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Megatronics V3.0 + UM Tutorial & Review

Okay, it's been a while since my last post, I've had this installed for quite a while, but unfortunately haven't had time to write this out before now.

Before we get started here's a short DISCLAIMER:
You do any of the procedures explained here at your own risk. I assume no responsibility for fried electronics, house fires, blown MOSFETS and/or anger issues that might arise from improper wiring.
There may be errors here, so heavy usage of sanity is strongly suggested.

What is the Megatorics V3.0?

The Megatronics V3.0 is the latest version of RepRapWorld's 3d printer electronics, designed to be a single PCB solution. The usual approach in the beginning of RepRap development was to use an Arduino board, and hook it up with a shield of sorts, which then interfaced with the printer's components. However most of the newer electronic designs tend to have the Atmega chip on board.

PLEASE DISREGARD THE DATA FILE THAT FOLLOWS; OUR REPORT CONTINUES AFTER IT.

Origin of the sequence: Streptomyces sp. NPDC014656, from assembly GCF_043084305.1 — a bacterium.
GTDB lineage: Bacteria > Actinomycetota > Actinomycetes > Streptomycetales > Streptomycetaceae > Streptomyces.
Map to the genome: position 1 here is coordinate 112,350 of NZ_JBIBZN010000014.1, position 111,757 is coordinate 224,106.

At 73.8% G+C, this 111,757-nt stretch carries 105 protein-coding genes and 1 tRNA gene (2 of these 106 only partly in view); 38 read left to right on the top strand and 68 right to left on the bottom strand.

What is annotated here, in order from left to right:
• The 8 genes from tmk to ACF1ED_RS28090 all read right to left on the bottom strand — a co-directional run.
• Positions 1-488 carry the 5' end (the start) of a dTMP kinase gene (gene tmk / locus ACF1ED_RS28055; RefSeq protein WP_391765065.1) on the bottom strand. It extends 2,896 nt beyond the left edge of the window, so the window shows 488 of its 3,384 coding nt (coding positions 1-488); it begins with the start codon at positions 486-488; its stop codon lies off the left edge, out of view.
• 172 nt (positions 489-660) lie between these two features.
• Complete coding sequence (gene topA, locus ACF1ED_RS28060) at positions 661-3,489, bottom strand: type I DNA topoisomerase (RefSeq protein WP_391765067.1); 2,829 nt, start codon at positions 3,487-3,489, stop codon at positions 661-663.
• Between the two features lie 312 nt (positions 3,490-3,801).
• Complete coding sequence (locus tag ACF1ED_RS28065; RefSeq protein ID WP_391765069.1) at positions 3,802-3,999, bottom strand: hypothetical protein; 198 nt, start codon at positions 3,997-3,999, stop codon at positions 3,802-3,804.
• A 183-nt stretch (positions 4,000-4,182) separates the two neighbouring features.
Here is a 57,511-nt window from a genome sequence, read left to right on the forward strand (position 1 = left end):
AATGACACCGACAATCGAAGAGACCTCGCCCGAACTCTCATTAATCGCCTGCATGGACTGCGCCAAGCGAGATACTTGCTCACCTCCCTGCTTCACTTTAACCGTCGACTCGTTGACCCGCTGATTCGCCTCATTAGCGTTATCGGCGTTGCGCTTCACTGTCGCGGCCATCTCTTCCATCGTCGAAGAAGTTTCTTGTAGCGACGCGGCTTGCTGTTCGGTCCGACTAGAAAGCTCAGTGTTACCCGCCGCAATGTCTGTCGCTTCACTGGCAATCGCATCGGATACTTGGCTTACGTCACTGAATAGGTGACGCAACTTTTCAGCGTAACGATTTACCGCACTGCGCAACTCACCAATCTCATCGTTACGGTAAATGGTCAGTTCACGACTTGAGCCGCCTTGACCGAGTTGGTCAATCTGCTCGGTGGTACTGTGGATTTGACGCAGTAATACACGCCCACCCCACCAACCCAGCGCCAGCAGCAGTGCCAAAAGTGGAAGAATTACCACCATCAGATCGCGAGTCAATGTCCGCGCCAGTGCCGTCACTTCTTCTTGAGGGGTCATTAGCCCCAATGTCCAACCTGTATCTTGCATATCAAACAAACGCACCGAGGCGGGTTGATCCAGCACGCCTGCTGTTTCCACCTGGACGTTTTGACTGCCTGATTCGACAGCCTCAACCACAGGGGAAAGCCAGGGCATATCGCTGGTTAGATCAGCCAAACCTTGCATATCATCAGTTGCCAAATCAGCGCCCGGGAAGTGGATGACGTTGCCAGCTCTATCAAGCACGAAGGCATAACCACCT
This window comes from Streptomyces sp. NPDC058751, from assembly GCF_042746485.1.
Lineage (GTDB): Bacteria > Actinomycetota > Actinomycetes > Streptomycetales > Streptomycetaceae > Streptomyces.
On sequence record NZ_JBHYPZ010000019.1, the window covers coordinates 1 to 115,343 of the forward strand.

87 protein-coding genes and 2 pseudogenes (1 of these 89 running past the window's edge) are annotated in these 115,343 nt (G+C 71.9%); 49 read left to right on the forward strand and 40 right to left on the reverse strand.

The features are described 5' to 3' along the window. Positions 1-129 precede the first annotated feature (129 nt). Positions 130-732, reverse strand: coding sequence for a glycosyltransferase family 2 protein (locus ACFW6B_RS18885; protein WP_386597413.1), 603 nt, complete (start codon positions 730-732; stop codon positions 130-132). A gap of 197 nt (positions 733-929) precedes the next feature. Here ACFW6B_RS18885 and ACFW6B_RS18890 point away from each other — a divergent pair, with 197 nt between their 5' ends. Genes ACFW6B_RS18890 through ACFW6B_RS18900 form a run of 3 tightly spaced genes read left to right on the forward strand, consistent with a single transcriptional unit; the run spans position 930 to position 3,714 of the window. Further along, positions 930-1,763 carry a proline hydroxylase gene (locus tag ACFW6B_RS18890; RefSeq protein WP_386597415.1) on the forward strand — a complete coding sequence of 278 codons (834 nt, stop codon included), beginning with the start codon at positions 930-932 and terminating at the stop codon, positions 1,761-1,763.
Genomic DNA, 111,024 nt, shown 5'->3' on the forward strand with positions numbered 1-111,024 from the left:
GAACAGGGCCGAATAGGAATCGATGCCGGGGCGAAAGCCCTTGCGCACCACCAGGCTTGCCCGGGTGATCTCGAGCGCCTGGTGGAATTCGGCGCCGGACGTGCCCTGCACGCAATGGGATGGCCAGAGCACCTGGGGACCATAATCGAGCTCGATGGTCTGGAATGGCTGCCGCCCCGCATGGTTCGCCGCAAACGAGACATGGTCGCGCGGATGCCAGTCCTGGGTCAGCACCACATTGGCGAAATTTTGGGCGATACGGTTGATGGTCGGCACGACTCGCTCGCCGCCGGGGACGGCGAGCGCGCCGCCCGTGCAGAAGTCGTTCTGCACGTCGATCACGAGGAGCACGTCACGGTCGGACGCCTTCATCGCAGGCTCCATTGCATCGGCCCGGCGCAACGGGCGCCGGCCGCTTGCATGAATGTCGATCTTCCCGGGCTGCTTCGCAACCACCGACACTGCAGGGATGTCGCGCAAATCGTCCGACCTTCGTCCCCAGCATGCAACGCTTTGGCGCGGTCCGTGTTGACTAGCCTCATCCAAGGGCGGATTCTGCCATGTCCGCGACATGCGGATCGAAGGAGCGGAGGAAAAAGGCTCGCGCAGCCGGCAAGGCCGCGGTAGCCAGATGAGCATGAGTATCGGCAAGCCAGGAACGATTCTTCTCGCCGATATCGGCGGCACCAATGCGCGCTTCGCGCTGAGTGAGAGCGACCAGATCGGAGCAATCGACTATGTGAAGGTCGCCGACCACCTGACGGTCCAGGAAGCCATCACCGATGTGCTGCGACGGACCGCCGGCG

[size comparison of the megatronics V3.0 vs UM V1.5.3 electronics vs Arduino Mega2560]

This kind of design is a more elegant solution since it takes up less space, so it's easier to install, and well, however you look at it - it's damn prettier. :)

There is another thing worth mentioning - there are two distinct types of "single board" printer electronics: those with integrated stepper drivers, and those which use external ones. I must say I prefer the latter. 

Using external stepper drivers makes them easily replaceable in case something goes wrong, and also with some boards (like this one) you get the option of using different stepper drivers instead of just the common Allegro chips. Namely, you can use Texas Instruments' DRV8825 or DRV8824 drivers, which can supply more current, and the boards have better thermal dissipation than the A498X-based boards. Also DRV882X boards support 1/32 microstepping.